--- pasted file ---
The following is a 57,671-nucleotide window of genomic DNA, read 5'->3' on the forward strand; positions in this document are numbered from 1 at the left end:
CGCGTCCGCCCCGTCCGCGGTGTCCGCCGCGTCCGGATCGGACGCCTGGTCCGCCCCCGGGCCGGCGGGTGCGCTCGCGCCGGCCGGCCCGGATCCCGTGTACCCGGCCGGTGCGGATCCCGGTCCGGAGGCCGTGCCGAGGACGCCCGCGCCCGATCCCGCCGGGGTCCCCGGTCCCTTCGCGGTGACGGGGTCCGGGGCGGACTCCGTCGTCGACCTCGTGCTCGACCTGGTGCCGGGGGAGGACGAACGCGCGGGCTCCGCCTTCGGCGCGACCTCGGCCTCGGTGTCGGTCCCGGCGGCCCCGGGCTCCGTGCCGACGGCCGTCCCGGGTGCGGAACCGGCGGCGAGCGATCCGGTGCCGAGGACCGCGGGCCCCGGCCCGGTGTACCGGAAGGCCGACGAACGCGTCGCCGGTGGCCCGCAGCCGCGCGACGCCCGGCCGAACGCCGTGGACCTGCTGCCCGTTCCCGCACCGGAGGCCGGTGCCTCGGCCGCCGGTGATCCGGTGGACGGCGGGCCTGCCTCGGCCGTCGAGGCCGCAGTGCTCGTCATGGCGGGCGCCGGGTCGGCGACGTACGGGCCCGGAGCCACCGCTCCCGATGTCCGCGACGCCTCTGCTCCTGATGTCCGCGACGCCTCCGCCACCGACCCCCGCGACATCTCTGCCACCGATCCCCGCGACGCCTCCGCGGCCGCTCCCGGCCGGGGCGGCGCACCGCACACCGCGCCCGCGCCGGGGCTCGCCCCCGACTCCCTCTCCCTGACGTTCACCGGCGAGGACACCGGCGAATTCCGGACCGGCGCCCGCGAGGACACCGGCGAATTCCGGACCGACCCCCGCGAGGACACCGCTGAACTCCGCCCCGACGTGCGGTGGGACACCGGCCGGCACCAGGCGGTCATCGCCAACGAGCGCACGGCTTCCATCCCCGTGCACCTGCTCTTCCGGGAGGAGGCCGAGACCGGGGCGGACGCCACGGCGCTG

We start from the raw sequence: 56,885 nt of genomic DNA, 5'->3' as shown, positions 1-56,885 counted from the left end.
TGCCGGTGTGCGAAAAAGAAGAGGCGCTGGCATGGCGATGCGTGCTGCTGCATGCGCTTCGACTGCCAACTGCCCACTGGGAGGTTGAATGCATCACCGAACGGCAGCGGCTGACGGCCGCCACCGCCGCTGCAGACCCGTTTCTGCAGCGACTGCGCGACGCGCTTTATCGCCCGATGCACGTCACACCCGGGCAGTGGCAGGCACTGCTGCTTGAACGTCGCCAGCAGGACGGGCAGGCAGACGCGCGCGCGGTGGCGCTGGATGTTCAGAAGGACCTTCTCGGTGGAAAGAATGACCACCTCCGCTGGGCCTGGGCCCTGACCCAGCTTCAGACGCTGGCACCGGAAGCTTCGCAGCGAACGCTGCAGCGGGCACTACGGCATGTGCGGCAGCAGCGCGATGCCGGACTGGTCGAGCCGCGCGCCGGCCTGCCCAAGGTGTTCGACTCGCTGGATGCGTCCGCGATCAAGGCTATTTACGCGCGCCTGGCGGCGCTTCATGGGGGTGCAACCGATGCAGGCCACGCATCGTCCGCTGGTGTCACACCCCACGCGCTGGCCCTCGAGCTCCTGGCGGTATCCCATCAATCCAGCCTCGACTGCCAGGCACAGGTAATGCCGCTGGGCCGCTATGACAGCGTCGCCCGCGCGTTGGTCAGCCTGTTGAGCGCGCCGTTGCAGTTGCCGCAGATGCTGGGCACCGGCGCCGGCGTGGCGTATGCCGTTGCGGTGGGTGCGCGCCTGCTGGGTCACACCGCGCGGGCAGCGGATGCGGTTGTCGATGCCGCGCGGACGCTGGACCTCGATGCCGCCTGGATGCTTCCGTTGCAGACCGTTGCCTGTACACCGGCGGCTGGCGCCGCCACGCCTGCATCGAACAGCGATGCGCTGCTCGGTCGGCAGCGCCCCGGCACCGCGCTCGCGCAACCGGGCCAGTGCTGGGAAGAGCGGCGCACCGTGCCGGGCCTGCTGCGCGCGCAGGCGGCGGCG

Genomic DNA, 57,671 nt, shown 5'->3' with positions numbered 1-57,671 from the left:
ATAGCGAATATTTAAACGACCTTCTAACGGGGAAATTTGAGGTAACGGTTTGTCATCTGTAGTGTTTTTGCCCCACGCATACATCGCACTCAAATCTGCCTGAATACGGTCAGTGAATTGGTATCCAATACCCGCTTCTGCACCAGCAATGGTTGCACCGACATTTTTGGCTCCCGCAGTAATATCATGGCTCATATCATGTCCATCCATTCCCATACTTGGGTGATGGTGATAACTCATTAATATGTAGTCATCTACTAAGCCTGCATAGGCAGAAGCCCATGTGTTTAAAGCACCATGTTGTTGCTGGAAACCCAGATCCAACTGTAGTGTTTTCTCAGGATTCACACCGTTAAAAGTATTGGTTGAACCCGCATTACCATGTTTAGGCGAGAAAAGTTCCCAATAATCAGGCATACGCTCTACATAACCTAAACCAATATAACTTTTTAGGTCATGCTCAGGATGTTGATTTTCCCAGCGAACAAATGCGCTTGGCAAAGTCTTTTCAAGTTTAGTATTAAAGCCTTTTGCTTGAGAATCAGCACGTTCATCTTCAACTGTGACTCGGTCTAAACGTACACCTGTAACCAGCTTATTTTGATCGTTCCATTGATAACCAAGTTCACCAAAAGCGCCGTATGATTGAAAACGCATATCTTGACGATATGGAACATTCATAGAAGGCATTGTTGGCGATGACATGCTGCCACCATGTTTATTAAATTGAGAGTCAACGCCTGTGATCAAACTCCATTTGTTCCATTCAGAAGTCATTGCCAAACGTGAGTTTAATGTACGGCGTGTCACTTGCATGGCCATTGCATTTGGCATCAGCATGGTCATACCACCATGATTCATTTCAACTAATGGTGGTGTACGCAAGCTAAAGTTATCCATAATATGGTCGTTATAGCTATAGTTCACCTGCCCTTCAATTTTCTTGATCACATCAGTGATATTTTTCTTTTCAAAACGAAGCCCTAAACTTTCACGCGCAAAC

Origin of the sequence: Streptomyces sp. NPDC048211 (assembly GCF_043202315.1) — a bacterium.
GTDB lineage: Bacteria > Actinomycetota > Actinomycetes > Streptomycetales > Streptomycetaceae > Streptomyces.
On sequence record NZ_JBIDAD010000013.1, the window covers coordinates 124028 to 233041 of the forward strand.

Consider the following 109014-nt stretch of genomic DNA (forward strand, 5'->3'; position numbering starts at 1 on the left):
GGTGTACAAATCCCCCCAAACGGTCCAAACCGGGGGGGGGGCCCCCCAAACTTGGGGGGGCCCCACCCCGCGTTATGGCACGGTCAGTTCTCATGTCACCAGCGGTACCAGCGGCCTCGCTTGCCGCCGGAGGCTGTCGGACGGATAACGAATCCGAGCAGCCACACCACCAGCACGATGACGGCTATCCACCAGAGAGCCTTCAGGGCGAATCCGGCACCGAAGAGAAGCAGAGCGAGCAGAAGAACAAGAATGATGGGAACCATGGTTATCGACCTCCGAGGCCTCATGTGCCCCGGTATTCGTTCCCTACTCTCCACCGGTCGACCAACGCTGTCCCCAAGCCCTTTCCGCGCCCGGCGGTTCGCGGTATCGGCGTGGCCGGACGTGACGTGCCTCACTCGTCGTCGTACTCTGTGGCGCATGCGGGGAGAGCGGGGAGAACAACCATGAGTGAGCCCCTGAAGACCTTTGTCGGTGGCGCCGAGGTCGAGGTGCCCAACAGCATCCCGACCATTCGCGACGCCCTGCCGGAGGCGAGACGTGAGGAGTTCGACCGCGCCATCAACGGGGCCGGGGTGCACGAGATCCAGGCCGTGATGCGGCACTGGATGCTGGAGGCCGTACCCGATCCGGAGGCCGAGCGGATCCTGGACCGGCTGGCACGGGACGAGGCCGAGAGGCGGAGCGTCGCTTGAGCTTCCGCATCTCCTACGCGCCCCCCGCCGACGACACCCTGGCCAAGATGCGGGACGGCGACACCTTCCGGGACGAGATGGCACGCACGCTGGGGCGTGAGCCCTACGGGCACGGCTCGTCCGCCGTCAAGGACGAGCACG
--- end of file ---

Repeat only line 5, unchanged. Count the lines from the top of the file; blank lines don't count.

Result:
Genomic DNA, 57,671 nt, shown 5'->3' with positions numbered 1-57,671 from the left: